The road finally dumped us out on Pipeline, and Kiefer was pretty tired by then (the road was pretty dicey in spots), so we headed north towards FM 490 to head to the freeway, but not before spotting a handful of Long-billed Curlews by the road!  During a potty break (and out there that means hiding behind the car) we happened to spot a covey of Bobwhite!  All in all Harriet and Kiefer were very happy with the day, and we ended up with about 52 species for the day.  Bird List:
  Northern Bobwhite                    
  Great Blue Heron                     
  Turkey Vulture                       
  Harris's Hawk                        
  White-tailed Hawk                    
  Long-billed Curlew                   
  Rock Pigeon                          
  Eurasian Collared-Dove               
  Mourning Dove                        
  Greater Roadrunner                   
  Golden-fronted Woodpecker            
  Ladder-backed Woodpecker             
  Crested Caracara                     
  American Kestrel                     
  Eastern Phoebe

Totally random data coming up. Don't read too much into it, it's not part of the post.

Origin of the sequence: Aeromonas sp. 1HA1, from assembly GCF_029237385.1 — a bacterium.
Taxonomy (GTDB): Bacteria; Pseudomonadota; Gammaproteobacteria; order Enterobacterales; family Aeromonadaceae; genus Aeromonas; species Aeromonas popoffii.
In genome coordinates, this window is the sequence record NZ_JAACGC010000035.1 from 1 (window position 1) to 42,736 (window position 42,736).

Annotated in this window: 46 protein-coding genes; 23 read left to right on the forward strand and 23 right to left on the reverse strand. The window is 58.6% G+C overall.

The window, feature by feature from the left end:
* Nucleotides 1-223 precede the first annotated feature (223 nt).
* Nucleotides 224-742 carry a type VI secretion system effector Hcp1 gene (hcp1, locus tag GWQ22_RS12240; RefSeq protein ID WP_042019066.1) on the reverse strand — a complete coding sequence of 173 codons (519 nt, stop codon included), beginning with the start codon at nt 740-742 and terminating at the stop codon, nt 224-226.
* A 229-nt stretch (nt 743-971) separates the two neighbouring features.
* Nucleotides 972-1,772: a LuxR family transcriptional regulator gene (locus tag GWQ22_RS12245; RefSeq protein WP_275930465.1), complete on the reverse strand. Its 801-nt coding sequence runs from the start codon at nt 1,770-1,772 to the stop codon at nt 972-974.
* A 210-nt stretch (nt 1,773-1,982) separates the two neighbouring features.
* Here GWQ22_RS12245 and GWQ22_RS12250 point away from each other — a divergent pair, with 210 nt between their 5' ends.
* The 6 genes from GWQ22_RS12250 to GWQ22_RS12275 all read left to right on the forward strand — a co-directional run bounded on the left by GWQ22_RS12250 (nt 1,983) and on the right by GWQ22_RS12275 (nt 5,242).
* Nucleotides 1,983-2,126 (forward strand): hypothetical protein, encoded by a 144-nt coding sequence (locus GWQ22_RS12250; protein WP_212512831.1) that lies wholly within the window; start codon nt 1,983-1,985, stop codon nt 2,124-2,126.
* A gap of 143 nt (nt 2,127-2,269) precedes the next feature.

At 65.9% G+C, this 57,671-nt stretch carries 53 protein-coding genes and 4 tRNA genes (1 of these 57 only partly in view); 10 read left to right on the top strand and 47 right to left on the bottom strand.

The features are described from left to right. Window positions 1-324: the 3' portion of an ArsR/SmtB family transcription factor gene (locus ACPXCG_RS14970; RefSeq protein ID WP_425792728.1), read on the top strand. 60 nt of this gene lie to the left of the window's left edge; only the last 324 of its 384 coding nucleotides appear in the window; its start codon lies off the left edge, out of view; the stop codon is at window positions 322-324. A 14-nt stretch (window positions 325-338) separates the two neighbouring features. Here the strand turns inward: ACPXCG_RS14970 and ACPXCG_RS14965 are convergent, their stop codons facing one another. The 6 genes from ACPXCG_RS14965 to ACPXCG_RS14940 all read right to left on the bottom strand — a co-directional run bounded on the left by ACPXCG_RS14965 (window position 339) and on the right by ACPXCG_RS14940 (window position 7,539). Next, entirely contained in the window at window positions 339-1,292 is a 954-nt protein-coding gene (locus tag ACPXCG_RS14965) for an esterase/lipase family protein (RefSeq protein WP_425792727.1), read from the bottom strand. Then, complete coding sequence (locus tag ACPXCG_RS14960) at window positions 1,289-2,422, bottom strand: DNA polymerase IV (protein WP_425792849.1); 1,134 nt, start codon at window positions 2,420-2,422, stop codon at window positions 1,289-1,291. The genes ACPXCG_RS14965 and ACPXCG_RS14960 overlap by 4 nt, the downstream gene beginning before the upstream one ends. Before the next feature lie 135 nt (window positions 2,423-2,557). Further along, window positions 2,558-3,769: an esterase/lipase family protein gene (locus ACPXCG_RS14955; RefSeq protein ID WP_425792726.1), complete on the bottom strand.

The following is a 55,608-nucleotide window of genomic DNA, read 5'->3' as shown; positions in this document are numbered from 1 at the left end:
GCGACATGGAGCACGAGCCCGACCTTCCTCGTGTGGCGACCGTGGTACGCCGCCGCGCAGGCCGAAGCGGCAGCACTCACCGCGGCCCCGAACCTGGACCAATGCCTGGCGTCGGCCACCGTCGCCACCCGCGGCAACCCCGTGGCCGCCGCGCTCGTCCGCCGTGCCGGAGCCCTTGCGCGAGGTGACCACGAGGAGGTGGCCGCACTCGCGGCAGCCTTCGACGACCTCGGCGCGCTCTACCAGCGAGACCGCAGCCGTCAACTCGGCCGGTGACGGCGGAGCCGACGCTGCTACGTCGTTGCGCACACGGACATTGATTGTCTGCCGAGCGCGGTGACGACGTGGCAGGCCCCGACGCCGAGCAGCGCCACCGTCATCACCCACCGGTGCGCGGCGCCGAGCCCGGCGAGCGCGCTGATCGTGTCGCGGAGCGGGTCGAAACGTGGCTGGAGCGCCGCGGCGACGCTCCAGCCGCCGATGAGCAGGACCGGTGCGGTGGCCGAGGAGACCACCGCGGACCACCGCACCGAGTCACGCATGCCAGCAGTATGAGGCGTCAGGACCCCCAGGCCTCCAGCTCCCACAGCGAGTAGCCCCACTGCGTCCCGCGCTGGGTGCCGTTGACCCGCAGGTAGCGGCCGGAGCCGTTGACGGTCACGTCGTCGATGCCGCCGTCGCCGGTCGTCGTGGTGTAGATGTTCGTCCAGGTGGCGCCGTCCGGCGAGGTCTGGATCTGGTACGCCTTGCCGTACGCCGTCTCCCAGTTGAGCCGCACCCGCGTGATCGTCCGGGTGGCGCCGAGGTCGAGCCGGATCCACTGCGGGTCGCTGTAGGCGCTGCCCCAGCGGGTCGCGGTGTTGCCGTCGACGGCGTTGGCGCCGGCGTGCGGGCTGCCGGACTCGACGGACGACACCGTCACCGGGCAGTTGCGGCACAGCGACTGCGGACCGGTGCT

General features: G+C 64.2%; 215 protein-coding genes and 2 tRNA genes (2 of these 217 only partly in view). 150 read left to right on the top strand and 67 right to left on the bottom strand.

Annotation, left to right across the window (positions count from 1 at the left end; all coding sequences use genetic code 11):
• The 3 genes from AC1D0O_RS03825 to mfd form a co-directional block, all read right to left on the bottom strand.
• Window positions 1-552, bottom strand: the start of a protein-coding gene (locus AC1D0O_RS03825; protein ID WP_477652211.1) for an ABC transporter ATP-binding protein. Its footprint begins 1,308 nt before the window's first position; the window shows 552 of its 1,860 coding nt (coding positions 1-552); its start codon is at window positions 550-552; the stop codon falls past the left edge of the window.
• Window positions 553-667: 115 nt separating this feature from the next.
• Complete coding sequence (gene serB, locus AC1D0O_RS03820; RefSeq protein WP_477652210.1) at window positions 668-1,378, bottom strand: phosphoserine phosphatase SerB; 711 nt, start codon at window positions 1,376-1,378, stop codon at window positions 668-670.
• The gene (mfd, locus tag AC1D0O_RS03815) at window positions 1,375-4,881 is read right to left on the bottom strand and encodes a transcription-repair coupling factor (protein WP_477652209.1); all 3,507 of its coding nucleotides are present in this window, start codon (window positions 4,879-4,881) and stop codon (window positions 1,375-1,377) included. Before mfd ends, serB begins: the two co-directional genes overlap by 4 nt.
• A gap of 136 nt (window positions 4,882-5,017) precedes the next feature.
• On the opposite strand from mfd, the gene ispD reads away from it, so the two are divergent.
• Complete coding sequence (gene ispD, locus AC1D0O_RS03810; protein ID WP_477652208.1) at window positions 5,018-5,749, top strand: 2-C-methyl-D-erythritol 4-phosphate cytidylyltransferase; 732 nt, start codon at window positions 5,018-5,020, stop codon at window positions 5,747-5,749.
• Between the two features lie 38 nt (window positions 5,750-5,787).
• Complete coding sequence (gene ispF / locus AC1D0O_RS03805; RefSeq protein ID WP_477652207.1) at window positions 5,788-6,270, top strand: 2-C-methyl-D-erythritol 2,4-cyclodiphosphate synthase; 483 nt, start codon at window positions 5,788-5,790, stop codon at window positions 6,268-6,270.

Say's Phoebe                         
  Vermilion Flycatcher                 
  Great Kiskadee                       
  Loggerhead Shrike                     
  White-eyed Vireo                     
  Green Jay                            
  Horned Lark                          
  House Wren                           
  Bewick's Wren                        
  Blue-gray Gnatcatcher                
  Ruby-crowned Kinglet                 
  Curve-billed Thrasher                
  Long-billed Thrasher                 
  Northern Mockingbird                 
  European Starling                    
  American Pipit                        
  Orange-crowned Warbler               
  Yellow-rumped Warbler                
  Olive Sparrow                        
  Cassin's Sparrow                      
  Chipping Sparrow                     
  Field Sparrow                        
  Vesper Sparrow                       
  Lark Sparrow                         
  Black-throated Sparrow               
  Savannah Sparrow                     
  White-crowned Sparrow                
  Northern Cardinal                    
  Red-winged Blackbird                 
  Eastern Meadowlark                   
  Western Meadowlark                   
  Great-tailed Grackle                 
  Lesser Goldfinch                     
  American Goldfinch                   
  House Sparrow